If I’m really honest, for much of my life, my actions indicated a belief system that I’m loathe to admit. During the years I battled anorexia, my behavior proved that I believed if I were thin, if I were the most athletic, if I had the most willpower to resist food, if I had the perfect body, then I would be happy. On the other side of those painful years, I can confess to you – I had it all wrong.
I just returned from a two week visit with my family. The first seven days were spent with my in-laws. Mike and Julie are vivacious people, ravenous for the joys of life and abundantly generous with all their blessings.
Within hours of our arrival, they took us out to lunch. For the duration of the week, we feasted on gourmet coffee, ice cream, homemade dinners and market fresh veggies. We dined on the patio, in the living room, in front of the television and at favorite restaurants.
My in-laws bear the mark of the truly happy. Their faces are ruddy and sun-kissed. Their arms are well employed. Both Mike and Julie are genuinely healthy, brimming with life.
I had it all wrong. Having the perfect body doesn’t make one happy. Finding joy in Christ, in relationships, seeking and exploiting the pleasures of life, leads to a healthy, happy body.
For the second half of our trip, my husband and I visited my sisters, their husbands and my one-year-old niece in Texas. Toting Kylie around, waking her in the morning, cuddling with her on the floor and chasing her around the living room obstacles brought me unsurpassed joy. But what fascinated me the most was her insatiable interest in everything I ate.
“Bite, bite!” She pleaded. No matter what was in my hand or where I was eating, she found me and asked, “Try, try?”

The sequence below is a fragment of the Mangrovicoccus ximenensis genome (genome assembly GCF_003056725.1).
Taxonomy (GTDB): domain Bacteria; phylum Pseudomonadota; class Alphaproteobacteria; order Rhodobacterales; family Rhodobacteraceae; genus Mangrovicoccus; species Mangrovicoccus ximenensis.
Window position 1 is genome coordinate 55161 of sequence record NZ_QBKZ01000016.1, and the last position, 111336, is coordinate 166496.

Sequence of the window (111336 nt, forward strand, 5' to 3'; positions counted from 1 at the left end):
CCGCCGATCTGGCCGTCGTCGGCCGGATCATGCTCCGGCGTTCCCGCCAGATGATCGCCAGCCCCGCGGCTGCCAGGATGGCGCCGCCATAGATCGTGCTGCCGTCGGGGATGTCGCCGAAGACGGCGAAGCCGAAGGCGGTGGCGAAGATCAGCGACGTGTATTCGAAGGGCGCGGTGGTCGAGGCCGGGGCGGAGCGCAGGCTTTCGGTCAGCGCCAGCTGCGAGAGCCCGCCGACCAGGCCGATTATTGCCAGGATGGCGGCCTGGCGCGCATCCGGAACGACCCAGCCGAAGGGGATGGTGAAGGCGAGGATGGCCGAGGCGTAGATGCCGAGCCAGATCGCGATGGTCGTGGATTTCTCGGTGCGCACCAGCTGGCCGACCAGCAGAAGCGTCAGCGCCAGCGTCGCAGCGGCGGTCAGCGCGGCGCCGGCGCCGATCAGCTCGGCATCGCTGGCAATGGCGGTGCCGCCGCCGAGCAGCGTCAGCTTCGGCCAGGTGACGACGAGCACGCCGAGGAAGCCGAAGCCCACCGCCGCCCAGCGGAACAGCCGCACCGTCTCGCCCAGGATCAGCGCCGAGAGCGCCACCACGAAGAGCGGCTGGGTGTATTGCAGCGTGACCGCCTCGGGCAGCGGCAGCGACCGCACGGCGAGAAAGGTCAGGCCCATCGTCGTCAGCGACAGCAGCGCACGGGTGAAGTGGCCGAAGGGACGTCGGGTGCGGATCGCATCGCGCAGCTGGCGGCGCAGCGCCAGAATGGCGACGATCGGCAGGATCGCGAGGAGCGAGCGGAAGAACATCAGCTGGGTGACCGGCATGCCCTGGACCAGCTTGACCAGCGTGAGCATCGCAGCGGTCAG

In the course of my visit, Kylie and I shared protein shakes, hotdogs, frozen yogurt, iced tea, juice, chocolate bars, jicama, pretzels, cheese, apples, oatmeal and more. Never once did she pause before devouring a treat and wonder, “How will this affect my body? Will it make me fat? Did I exercise enough today?”
I was also mesmerized by Kylie’s pleasure with her own body. She was pleased that her fingers can grasp my hand, thrilled that her arms can fully encircle my neck. Kylie was so happy that she is finally long enough to reach the doorknobs and all of the cans in her mother’s pantry.
I had it all wrong. A perfect body will never bring me lasting happiness. But happiness, contentment with the good gift of life that God has given me, that will ultimately result in the body that God perfectly, uniquely created for me.
“Your belief determines your action and your action determines your results, but first you have to believe.” Proverbs 17:22
Summer Body Image Anxiety, by Gina Paris
The Body Image Workbook, resource
A New Life (My Son is Here), by Christy Gualitieri